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House panel raps LIC for ONGC share buy

Source : BUSINESS_STANDARD
Last Updated: Tue, Apr 24, 2012 19:51 hrs

Life Insurance Corporation’s (LIC’s) purchase of Oil and Natural Gas Corporation (ONGC) shares during the government’s part-divestment of its holding has come under fire from a parliamentary panel.

The Standing Committee on Finance has questioned government-owned LIC’s acquisition and asked the Insurance Regulatory and Development Authority (Irda) to inquire if the company had breached investment norms while buying the shares during the government stake auction.

The report of the panel, headed by former finance minister Yashwant Sinha, was tabled in Parliament on Tuesday.

“The committee cannot but conclude that the objective of disinvestment has been reduced to merely deficit-bridging,” goes its rap on one state-run firm’s equity being bought by the other. The report says it regrets the government using central public sector enterprises (CPSEs) as a “milching cow”.

“It was nothing but mere financial engineering to shift money from one pocket of the exchequer to the other,” is its observation.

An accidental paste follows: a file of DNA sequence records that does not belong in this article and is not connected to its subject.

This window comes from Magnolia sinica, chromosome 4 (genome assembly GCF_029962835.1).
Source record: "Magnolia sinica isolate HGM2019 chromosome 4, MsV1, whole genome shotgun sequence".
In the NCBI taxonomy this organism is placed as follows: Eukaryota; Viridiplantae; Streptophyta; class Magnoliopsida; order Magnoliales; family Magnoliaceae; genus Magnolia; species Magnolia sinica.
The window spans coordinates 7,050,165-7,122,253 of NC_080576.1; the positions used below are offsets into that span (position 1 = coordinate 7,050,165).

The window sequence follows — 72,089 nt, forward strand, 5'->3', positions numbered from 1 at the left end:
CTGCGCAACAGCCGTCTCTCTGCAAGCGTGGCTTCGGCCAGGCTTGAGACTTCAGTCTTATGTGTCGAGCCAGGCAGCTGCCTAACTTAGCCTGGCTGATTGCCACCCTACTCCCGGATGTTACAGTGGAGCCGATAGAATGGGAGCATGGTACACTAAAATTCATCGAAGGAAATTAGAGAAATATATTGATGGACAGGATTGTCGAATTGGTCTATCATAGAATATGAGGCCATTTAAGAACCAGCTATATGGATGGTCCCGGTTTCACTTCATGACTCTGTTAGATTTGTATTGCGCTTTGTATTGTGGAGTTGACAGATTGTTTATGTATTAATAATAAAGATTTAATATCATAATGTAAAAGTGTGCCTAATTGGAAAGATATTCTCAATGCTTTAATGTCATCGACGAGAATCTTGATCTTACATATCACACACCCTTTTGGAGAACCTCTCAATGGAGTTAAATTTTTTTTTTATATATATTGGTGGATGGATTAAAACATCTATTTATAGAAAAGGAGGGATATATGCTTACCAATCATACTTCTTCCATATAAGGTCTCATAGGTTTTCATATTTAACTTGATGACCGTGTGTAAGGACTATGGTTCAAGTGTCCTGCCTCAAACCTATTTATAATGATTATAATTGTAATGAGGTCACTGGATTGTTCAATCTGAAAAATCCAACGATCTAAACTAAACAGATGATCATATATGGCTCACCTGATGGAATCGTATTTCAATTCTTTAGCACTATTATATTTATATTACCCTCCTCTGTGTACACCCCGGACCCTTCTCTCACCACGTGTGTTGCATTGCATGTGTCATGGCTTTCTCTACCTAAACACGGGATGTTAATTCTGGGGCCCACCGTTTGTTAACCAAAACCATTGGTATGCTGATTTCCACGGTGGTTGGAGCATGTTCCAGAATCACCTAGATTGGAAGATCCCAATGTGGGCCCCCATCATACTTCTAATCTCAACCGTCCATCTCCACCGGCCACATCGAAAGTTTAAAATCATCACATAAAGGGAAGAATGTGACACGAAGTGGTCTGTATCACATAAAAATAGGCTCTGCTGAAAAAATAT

The government raised Rs 12,767 crore by auctioning shares in ONGC, and LIC had subscribed to a huge chunk of the issue. The share sale was subscribed 98.3 per cent, with LIC taking 84 per cent of the shares on offer. The rest were bought by institutional and retail investors. Following the share purchase, LIC’s stake in ONGC has gone up to 9.48 per cent.

According to the norm of the insurance sector regulator, insurers cannot hold more than 10 per cent stake in any company. The panel has said that owing to risks associated with the recent acquisition, 290 million policyholders of LIC were likely to be adversely affected.

The government raised about Rs 14,000 crore through disinvestment in public sector undertakings (PSUs) in 2011-12, much less than the budgeted Rs 40,000 crore. For 2012-13, the government targets Rs 30,000 crore through stake sale in PSUs.

“The government should formulate a coherent and effective disinvestment policy without diluting the objectives for which CPSEs have been set up,” the panel said. Adding, the government seems “unduly confident” of achieving the disinvestment target for the current financial year.

The committee has also expressed doubts over the government’s ability to achieve the fiscal deficit target of 5.1 per cent of gross domestic product in 2012-13. “The possibility of occurrence of fiscal slippages again in the year 2012-13 is distinct,” it said, adding the government should prepare a schedule to achieve the budgeted target.

“Doubts over achieving the fiscal deficit target also emerge owing to factors like the government’s huge borrowing programme, widening current account deficit ... shortfall in tax collection and failure in achieving the disinvestment target,” the report said.




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